A short video essay that takes one of the world-building tics of white science fiction — gratuitous signage in Asian languages — to consider its utopian potential and dystopian applications.
Upcoming and recent exhibitions, screenings, presentations, projects.
Variable West on Asian Futures, Without Asians
“It was as if Everything Everywhere [All At Once] took all the things that make sci-fi films insufferable and racist for Asian people, and banished them to another universe. Asian Futures, Without Asians showed us a map of where they were embedded, awaiting their destruction. In their own way, both are defiant, which made it cathartic, brilliant.”
T: New York Times Style Magazine
“Ms. Guo describes it as a statement show. […] a second installment of The Hearing Trumpet, with work by the video artist Astria Suparak, the ceramicist Heidi Lau and others, opened Saturday.”
An installation that collages white men outfitted in “Hawaiian shirts” while vacationing in future foreign lands.
The 21-foot long mural Tang Rainbow is an array of non-Asian actors outfitted in Chinese-influenced costumes across 50 years of science fiction cinema and television.
South China Morning Post on For Ornamental Purposes
“Astria Suparak’s For Ornamental Purposes (2022), a three-channel video, used scenes from films that cast Asian women only to be desired and conquered, pointing to the harm made possible by fantasy. […] ‘With Her Voice, Penetrate Earth’s Floor’ carves quiet moments like these to express how it feels to be broken.
Ocula on For Ornamental Purposes
“Suparak’s three-channel video For Ornamental Purposes (2022) zooms in on the holographic koi fish sometimes used in Western sci-fi to signify a more global future.”
FOR ORNAMENTAL PURPOSES
A 3-channel video work shows us how koi are used to embellish the scenery in Hollywood sci-fi. GIF-ified, they are glitches of techno-Orientalist fantasies
Imaginary Worlds on Asian Futures, Without Asians
“It was an eye-opener for me because I had seen most of the movies and shows she referenced, but I was suddenly seeing them in a whole new light. Apparently, a lot of people feel that way after seeing her presentation.”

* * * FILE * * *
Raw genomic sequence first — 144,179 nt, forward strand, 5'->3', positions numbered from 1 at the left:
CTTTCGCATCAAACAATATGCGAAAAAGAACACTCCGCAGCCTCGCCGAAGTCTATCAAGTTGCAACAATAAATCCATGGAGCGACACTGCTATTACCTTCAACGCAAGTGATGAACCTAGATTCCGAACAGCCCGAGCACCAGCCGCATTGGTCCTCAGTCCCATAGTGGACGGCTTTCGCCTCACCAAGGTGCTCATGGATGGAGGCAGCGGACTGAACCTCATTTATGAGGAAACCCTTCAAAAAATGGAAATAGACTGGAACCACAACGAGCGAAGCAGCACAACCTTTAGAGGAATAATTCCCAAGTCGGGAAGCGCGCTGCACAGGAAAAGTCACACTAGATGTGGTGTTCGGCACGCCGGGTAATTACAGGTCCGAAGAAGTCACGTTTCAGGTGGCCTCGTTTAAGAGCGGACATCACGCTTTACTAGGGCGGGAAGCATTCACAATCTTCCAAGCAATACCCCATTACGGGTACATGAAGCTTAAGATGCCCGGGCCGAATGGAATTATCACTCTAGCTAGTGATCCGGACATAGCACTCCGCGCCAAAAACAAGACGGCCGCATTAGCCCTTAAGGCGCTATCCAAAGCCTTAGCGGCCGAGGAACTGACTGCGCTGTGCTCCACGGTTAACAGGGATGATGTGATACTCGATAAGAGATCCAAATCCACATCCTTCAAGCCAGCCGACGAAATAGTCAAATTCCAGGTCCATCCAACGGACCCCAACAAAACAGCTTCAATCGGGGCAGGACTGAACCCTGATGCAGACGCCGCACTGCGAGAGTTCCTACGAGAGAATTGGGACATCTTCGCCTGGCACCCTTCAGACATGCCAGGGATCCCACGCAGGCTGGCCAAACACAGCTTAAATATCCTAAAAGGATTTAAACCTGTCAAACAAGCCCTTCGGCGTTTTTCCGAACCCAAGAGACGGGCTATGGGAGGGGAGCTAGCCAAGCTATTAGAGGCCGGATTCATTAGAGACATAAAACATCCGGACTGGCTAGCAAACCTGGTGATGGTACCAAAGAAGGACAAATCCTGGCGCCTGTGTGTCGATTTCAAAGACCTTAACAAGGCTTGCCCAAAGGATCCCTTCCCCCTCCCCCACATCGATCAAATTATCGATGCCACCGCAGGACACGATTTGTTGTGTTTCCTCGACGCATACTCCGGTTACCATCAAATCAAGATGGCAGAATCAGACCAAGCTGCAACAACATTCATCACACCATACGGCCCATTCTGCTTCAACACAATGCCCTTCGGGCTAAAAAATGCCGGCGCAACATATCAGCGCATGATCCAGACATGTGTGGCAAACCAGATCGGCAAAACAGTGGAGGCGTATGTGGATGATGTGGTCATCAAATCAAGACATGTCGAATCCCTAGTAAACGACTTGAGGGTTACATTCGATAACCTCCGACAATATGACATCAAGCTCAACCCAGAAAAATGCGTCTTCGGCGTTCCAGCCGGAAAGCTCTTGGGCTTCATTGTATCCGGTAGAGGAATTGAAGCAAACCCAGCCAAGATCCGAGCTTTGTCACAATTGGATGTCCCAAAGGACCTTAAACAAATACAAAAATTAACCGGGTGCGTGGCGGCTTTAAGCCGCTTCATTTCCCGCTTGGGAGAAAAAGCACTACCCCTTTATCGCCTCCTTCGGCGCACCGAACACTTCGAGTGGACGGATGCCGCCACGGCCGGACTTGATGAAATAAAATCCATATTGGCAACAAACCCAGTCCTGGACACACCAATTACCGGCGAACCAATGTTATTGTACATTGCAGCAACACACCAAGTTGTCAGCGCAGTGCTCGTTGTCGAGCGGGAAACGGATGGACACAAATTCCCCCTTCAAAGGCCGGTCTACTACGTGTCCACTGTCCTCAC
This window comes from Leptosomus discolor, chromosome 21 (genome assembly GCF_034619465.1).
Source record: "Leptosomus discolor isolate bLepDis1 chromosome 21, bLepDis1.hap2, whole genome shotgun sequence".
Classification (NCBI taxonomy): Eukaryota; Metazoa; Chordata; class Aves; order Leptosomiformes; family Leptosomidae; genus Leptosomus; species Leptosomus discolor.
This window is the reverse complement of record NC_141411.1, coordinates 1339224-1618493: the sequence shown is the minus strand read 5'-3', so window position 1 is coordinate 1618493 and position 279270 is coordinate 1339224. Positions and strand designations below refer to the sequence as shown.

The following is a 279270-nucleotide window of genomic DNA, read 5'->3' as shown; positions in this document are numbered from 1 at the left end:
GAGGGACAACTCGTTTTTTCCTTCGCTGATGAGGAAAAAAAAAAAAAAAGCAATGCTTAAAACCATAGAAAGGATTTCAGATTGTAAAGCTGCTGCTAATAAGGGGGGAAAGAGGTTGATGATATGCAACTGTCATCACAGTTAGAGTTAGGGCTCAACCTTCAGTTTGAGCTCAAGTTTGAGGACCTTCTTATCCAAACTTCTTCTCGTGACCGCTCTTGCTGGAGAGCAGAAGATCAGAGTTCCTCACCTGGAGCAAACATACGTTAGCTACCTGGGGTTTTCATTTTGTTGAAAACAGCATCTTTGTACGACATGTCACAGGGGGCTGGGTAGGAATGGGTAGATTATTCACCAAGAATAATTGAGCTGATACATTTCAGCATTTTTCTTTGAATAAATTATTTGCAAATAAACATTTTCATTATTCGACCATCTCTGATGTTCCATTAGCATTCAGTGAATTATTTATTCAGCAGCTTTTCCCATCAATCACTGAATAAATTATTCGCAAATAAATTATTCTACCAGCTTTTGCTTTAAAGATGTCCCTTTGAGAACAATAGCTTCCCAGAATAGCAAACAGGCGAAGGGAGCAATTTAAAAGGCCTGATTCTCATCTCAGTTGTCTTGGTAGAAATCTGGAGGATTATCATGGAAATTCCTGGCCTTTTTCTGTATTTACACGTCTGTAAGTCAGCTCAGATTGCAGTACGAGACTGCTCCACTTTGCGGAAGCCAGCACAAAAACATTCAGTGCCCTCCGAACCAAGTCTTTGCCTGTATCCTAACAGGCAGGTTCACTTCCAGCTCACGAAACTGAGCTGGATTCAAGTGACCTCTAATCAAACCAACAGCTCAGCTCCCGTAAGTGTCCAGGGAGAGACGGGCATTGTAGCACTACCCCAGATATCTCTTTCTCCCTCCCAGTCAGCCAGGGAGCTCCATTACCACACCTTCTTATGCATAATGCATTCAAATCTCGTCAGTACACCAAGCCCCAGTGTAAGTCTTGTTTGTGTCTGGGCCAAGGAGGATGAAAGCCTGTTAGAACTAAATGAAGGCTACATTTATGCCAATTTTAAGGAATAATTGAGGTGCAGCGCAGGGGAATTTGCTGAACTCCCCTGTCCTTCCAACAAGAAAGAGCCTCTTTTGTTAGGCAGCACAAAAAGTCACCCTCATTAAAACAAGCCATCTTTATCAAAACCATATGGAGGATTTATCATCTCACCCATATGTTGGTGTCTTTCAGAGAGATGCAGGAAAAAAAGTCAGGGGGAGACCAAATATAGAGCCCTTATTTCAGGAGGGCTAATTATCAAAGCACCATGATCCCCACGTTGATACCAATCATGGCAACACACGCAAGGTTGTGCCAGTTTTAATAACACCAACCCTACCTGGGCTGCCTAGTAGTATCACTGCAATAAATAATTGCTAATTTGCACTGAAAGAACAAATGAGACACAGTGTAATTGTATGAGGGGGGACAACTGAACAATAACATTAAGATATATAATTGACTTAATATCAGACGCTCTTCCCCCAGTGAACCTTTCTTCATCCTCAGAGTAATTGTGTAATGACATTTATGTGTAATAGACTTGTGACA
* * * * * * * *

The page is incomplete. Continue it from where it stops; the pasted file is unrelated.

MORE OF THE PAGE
MONDAY Art Journal: Lux Aeterna
MONDAY considers how technological, economic, and cultural forces shape the ways we produce, share, and experience media — and how that media in turn influences our values and aesthetics.
Media-N Journal review of Virtually Asian
“The mute virtual women of the films profiled in Virtually Asian represent a curtailing of the technologically-enhanced female body. The effect of the accumulation of echoing tropes in Virtually Asian – of repeated images of Asian women in traditional dress appearing as immaterial set dressing for white characters – is to emphasize how relentless this process of erasure is.”
Walker Art Center: Peggy Ahwesh & Astria Suparak
“Peggy Ahwesh and Astria Suparak offer inventive perspectives of Western influences on Asian cinema and and Asian influences on Western cinema.” Two-week run at The Walker.
NextShark, Yahoo News on Virtually Asian
“A video essay by artist Astria Suparak offers a visual critique of sci-fi and speculative fiction films that use Asian cultures as a backdrop and Asian people as props.”
The Hollywood Reporter on Asian Futures, Without Asians
“Asian Futures, Without Asians illuminates the lopsided nature of one Hollywood genre and critiques the way media is concepted to guide audience empathy. Suparak’s [installation] investigates how artificial intelligence is coded in film, and the ways in which sympathetic robots and cyborgs, who are often white, are designed”
MoMA: An Evening with Astria Suparak
Two-week run of “Asian futures, without Asians” at MoMA, NY. Followed by a conversation with Xin Wang and Theodore Lau.
SYMPATHETIC WHITE ROBOTS
An installation that “compiles stills from films that marshal empathy for AI agents who are coded as white and humanized through their association with whiteness […] Suparak’s media archaeology interrogates imaginaries of AI”
Short looping video that collages footage from 30 years of futuristic sci-fi movies and television shows that employ a fetishized tropics trope.
WHY ARE THEY SO AFRAID OF THE LOTUS?
Published by the Wattis Institute & Sternberg Press, distributed by MIT Press. Newly commissioned texts and an edited selection, taking the work of Trinh T. Minh-ha as its point of departure and driven by the question “What are we learning from artists today?”
ASIAN FUTURES, WITHOUT ASIANS (presentation)
Part critical analysis, part reflective essay and sprinkled throughout with humor, justified anger, and informative morsels, this illustrated presentation examines over 50 years of American science fiction cinema through the lens of Asian appropriation and whitewashing.